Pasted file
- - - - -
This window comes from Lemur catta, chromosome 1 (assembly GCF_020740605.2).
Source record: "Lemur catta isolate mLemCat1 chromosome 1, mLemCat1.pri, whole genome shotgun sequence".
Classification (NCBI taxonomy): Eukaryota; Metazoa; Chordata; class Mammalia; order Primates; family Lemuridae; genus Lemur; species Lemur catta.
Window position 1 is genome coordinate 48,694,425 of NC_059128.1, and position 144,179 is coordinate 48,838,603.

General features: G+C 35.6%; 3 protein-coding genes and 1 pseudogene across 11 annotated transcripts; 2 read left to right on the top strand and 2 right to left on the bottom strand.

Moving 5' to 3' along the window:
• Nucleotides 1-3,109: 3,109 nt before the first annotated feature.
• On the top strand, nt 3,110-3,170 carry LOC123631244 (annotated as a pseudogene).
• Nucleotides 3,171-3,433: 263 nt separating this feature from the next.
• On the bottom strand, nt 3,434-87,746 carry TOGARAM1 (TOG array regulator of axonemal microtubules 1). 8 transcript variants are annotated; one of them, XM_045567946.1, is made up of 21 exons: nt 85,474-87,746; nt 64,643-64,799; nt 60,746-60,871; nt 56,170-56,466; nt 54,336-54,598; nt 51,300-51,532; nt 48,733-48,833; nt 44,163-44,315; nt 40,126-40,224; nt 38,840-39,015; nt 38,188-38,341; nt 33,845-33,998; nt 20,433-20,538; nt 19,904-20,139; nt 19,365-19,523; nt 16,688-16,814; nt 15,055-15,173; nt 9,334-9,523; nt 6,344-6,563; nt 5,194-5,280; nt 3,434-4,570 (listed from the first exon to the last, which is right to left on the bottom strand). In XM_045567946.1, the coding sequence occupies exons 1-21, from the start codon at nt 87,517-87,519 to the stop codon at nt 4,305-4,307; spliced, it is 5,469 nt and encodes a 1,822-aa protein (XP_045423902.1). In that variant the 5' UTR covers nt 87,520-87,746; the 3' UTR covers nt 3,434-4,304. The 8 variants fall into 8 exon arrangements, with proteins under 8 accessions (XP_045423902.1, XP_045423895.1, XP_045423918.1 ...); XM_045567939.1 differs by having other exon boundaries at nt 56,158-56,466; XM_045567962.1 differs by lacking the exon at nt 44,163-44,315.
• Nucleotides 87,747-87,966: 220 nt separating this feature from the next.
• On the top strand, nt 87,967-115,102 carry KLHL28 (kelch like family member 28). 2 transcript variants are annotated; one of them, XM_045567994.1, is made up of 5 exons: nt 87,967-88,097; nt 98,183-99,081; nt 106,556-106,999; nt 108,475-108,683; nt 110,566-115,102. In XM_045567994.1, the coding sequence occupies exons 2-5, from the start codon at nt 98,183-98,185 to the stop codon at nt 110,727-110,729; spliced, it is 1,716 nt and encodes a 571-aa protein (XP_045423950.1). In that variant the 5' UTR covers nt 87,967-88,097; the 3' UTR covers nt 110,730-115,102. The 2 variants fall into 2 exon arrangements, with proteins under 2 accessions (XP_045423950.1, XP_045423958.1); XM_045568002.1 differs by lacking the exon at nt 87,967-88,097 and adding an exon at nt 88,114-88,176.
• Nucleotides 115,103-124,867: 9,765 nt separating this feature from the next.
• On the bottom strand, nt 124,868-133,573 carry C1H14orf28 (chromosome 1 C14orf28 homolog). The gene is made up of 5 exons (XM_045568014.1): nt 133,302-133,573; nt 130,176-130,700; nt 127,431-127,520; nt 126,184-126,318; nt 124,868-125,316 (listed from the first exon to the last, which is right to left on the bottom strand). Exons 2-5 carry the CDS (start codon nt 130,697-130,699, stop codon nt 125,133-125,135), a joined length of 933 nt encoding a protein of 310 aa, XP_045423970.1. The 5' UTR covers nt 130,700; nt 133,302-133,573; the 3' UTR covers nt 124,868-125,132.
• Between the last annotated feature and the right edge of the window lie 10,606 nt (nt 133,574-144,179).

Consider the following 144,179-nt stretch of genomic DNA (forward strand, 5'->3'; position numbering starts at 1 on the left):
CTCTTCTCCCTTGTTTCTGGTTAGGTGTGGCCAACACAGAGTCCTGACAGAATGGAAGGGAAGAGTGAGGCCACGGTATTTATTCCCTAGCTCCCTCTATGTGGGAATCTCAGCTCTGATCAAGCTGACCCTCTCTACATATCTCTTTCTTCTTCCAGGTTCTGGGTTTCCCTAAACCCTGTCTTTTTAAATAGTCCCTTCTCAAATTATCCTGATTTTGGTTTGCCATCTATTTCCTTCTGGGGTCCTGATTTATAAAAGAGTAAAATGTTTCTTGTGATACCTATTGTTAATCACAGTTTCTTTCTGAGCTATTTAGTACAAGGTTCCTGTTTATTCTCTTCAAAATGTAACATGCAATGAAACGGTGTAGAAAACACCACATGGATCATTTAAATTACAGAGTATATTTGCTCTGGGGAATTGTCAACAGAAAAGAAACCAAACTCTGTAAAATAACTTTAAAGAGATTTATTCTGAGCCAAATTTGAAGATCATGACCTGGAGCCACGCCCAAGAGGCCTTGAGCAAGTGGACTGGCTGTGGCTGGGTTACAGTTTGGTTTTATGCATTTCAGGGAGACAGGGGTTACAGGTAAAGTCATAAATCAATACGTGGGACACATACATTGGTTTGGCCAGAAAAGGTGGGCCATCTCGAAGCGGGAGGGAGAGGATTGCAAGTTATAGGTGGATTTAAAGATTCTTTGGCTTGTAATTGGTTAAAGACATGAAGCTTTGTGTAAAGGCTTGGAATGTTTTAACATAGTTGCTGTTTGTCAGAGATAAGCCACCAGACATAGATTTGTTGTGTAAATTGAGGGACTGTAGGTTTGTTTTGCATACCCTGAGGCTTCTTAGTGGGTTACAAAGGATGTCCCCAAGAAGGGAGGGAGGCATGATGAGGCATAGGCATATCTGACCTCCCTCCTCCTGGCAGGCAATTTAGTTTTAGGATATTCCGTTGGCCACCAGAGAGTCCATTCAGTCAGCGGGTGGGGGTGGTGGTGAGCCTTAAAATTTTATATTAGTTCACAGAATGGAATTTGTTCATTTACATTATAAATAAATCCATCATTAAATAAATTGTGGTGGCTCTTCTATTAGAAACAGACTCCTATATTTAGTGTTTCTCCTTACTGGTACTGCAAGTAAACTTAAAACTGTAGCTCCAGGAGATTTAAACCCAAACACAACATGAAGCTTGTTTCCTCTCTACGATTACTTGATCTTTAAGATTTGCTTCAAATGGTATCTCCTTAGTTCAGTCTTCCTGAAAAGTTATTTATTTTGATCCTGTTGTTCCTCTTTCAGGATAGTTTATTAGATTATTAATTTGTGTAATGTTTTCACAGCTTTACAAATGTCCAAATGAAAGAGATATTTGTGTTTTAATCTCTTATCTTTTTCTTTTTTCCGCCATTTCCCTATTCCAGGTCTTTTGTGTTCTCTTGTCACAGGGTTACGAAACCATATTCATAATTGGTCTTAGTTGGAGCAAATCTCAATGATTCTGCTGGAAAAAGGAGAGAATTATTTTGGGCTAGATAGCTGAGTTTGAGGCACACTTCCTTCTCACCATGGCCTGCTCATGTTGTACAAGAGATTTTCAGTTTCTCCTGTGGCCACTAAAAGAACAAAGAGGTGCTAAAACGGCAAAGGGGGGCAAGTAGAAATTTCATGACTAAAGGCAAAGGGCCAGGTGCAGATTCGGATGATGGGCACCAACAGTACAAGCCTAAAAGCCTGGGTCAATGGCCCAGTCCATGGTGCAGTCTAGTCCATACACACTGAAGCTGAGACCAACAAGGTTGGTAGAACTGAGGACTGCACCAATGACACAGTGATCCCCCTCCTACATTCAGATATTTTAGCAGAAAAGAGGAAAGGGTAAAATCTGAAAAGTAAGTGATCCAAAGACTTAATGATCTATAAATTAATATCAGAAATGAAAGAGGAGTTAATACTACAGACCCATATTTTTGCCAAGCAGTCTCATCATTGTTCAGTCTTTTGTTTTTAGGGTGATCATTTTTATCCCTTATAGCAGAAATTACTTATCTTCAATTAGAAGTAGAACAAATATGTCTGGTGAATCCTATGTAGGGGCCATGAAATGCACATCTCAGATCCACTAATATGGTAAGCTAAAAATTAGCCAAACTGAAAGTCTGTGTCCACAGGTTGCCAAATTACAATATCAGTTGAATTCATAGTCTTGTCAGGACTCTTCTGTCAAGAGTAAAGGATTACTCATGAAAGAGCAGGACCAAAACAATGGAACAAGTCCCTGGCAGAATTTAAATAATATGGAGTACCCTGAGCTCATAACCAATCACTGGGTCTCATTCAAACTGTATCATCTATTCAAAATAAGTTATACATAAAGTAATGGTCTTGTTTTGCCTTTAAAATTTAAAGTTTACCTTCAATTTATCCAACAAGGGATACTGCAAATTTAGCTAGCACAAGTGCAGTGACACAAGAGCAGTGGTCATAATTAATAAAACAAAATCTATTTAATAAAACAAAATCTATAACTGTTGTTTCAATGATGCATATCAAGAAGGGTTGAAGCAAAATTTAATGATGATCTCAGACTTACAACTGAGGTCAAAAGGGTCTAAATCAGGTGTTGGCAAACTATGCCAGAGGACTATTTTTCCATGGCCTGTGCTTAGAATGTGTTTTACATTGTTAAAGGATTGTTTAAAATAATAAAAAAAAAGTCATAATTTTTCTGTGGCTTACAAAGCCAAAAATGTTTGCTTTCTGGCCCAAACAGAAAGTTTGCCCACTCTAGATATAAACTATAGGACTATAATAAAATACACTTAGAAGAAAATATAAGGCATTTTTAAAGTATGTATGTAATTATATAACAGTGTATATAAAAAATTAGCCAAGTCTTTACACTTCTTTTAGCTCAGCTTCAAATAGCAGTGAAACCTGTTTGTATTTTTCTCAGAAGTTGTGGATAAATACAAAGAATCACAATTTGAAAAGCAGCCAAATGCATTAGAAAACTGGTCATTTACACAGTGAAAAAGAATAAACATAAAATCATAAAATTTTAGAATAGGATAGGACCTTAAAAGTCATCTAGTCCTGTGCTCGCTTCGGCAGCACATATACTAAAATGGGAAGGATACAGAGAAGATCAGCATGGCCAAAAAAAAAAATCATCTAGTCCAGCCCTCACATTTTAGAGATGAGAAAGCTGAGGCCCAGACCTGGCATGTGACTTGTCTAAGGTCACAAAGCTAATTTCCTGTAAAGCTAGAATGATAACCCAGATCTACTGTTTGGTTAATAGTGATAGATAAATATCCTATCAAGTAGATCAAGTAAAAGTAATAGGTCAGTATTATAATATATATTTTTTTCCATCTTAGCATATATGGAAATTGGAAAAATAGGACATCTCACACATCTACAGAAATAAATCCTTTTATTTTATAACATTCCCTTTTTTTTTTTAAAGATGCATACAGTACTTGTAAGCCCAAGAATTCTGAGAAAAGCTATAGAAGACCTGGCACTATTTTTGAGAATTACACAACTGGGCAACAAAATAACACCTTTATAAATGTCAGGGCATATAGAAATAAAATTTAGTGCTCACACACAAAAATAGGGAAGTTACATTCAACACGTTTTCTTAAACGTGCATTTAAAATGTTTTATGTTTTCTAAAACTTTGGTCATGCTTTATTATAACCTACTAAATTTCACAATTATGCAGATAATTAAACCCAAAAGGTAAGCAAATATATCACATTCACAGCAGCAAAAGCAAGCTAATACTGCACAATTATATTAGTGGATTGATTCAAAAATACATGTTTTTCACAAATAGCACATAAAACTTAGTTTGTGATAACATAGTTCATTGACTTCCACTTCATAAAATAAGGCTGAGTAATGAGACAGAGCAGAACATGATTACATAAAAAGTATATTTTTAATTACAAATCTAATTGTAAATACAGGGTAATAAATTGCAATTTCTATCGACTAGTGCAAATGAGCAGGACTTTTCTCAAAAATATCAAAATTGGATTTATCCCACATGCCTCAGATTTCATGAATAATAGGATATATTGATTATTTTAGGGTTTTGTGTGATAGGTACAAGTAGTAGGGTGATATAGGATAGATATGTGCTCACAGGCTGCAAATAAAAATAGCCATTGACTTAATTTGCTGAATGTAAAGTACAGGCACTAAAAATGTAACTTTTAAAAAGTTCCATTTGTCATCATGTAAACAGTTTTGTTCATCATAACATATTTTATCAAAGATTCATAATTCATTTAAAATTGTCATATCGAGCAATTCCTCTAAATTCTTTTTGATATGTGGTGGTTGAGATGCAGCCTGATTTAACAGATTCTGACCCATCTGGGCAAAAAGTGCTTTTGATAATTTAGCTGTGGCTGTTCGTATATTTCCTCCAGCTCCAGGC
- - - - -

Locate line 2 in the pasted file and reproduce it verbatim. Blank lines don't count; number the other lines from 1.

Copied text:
Source record: "Lemur catta isolate mLemCat1 chromosome 1, mLemCat1.pri, whole genome shotgun sequence".